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Toledo, Ohio & Lake Erie

The Press Newspaper

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Oregon City Council on Monday will consider paying Poggemeyer Design group $892,336 to provide additional design services and work associated with the construction of the Oregon Municipal Complex Energy Improvement & Building Upgrade project.

Last year, the city approved a $2,963,000 contract with Poggemeyer for the design and construction of the project.

It was anticipated during last year’s capital budget process that the project would expand once underway in response to unanticipated, necessary structural or energy improvements, according to City Administrator Mike Beazley.

“We said this would be an ongoing project. As we opened up the roof, we would find things. We actually found worse things than we thought,” said Beazley.

“Also, we chose to add additional energy savings and building improvements that were originally intended to be scheduled for 2016 as it became clear that it would be less costly and less disruptive to fold them into the ongoing project,” he said.

Final project costs ended up coming in approximately 30 percent higher than anticipated projections to meet the needs of the expanded project.

“This was among the most expensive buildings per square foot to heat and cool of any buildings you might find just because the way it was put together,” said Beazley.

Mayor Mike Seferian said the municipal complex has needed considerable upgrades for the last several years.

“We knew this building was in dire need of a lot of work. We weren’t sure what we would find. And even though you see a significant additional cost, it was somewhat anticipated because we had a couple of options on what we could do with this building – rehab it or replace it. If we were going to rehab it, we were going to try and come up with a building that was worth using for a good number of years,” said Seferian. To replace the building would have cost several millions more, he added.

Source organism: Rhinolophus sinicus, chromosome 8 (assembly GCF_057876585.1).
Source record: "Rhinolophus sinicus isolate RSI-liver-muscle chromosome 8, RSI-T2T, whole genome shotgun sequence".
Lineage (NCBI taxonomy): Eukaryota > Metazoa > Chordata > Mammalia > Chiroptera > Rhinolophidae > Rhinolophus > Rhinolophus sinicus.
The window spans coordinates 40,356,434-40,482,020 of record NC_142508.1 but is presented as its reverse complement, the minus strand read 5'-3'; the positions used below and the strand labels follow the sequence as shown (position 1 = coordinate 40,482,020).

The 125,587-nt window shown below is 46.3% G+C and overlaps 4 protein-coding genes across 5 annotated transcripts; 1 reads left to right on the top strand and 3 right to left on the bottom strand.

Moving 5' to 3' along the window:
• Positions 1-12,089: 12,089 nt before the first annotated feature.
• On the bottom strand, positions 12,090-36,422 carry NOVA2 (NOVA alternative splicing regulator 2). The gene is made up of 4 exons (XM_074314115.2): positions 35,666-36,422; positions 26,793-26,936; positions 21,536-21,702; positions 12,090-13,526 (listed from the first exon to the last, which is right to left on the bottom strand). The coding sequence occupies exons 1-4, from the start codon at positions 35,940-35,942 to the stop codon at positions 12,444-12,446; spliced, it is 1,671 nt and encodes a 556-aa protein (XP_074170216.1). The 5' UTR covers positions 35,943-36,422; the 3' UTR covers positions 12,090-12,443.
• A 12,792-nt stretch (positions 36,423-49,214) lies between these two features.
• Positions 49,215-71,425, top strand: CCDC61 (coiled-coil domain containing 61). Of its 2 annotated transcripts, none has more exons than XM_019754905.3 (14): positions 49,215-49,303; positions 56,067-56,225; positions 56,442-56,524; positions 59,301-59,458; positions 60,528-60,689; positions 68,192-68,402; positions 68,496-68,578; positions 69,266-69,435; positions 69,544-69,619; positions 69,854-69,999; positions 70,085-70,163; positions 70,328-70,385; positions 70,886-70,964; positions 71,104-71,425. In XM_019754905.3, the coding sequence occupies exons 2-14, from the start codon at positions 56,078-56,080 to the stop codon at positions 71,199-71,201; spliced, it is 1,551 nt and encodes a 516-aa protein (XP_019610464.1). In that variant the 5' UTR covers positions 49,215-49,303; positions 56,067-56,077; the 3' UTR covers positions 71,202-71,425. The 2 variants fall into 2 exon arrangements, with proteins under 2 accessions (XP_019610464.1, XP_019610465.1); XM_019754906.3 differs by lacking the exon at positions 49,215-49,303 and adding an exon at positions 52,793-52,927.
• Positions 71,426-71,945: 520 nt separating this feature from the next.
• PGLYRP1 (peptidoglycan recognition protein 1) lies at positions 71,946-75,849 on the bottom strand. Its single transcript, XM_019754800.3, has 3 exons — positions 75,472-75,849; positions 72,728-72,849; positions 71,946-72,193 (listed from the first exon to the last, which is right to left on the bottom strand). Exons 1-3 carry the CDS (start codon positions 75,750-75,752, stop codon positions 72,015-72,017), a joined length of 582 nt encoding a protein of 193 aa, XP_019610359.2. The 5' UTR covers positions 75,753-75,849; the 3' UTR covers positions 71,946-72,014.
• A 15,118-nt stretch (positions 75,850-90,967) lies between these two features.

“Once we chose the route of staying in this building, if we found things along the way, we wanted to virtually take care of all the problematic things that showed up. And that’s what this cost reflects,” said Seferian.

The objective of the project is to improve energy efficiency, lower the costs of operating city buildings, provide long needed repairs to infrastructure and to make the municipal facility more attractive and comfortable for the public and city workforce.

“We are confident that the completed improvements will achieve our objectives, though the poor condition of our building infrastructure did cause us more delay than we would have liked,” said Beazley. “This ordinance completes the funding for the improvement projects at our complex.”

The expansion of the project focused on four primary areas:

• Deteriorated roof decking, inadequate duct work, inadequate roof drains, unmitigated asbestos;

• The investment of additional funds to make facilities more attractive. “We updated our Water Distribution building façade and did basic cleanup at that site,” said Beazley. “We chose to invest in longer lasting metal roofing materials to provide for longer useful life and to lower our capital needs in the coming decades.”

• Upon the discovery of the deteriorated roof deck, the city decided to replace lighting, ceiling tiles, grids, and pads. “We chose to make additional upgrades to the East Wing, and then concluded that it would not be prudent to depend on the aged piping for HVAC systems once we reviewed their condition. We also spent additional funds on the bore field as it became clear the initial budget would not meet the needs of the project,” said Beazley.

• A significant investment in additional energy savings projects that will help lower costs in the coming years. These include street/recreation garage upgrades and new LED lighting systems.

Beazley said he expects more discussion on remaining facility improvement projects, such as the City Council chambers and the Council Conference Room, during the 2016 budget process.

 

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The Ohio legislature has passed a bill that would ban abortions after a fetal heartbeat is detected. In practice, that would make abortion illegal after six weeks.
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